NEWPORT snooker ace Darren Morgan added another prize to his bulging trophy cabinet this week as he was crowned European Masters champion – without losing a single frame.

The 46-year-old has established himself as a major player in the amateur snooker scene since retiring from the professional ranks in 2007.

His latest victory at the Masters event in Latvia was the fourth time he had won the tournament and it comes on the back of his stunning win in the World Senior Professional Snooker Championship last November.

In that event, in Peterbor-ough, Morgan beat six-times world champion Steve Davis in the final having also defeated Cliff Thorburn and Jimmy White along the way.

But to win an event without dropping a frame was something Morgan never expected to do. “To win 38 frames in a row is a bit of a joke,” he said. “I’m not sure it’s ever been done before. I’m delighted.”

Morgan, who also won the Welsh Masters Champion-ships and the European Championships this year, will defend his senior pro title in Peterborough in October before travelling to the World Amateur Championships in Egypt in November.

But despite his success there is no prospect of a return to the pro game for Morgan, who runs the Red Triangle snooker club in Cross Keys.

Having won the World Amateur Championships in 1987, Morgan played on the main World Snooker tour from 1988 to 2007.

He earned just under £1million in prize money, reached a high ranking of eight and was a World Championships semi-finalist in 1994 – losing 16-9 to Jimmy White.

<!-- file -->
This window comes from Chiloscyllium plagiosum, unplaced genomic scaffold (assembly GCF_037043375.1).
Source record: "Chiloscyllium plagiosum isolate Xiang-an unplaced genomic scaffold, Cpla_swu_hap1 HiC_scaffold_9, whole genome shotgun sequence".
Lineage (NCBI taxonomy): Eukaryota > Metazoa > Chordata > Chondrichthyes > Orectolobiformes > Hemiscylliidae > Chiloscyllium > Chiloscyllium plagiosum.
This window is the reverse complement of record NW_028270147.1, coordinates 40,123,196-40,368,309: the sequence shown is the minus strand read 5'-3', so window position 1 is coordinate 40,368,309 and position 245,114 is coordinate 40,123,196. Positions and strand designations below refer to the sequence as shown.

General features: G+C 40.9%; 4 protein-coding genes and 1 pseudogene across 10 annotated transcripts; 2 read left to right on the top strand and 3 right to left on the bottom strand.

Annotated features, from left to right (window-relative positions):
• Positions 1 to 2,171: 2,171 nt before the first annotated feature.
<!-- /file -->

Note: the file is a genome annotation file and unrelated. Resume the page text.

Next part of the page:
“I gave it up at the right time,” explained Morgan.

“My head had completely gone and I wasn’t enjoying it at all.

“Looking back now with the way I’m playing I sometimes think, ‘did I give it up to early’, but at the time it was the right decision.

“I don’t really practise at all these days but I think I’d still be in the top 32 in the world.

“I feel rejuvenated and I’m really enjoying the game again now.

“There is a little bit of me that says I should give it another go.

“But my business and family commitments mean I can’t really think about becoming a pro again.”

Seeing the world and picking up prizes as an amateur are keeping the veteran happy and helping to support his family in Newbridge.

“In the last year I’ve been to Latvia, Bulgaria and I’m off to Egypt and to Thailand for the World Six Red Championships, competing for a £40,000 prize against people like Mark Williams and Mark Selby, so I’m happy with that,” he added.

At the European Masters Morgan made a high break of 121 in his remarkable run of winning 38 successive frames.

He beat Steve Judd 6-0 in the final, gaining revenge for a quarter-final defeat to the same opponent in 2011.

“I wanted to beat Judd after what happened last year and I’m very pleased with the win,” he said, “It was great to win again and put myself back on the map.

“It’s been a good year so far and hopefully there’s more to come in the next few months.”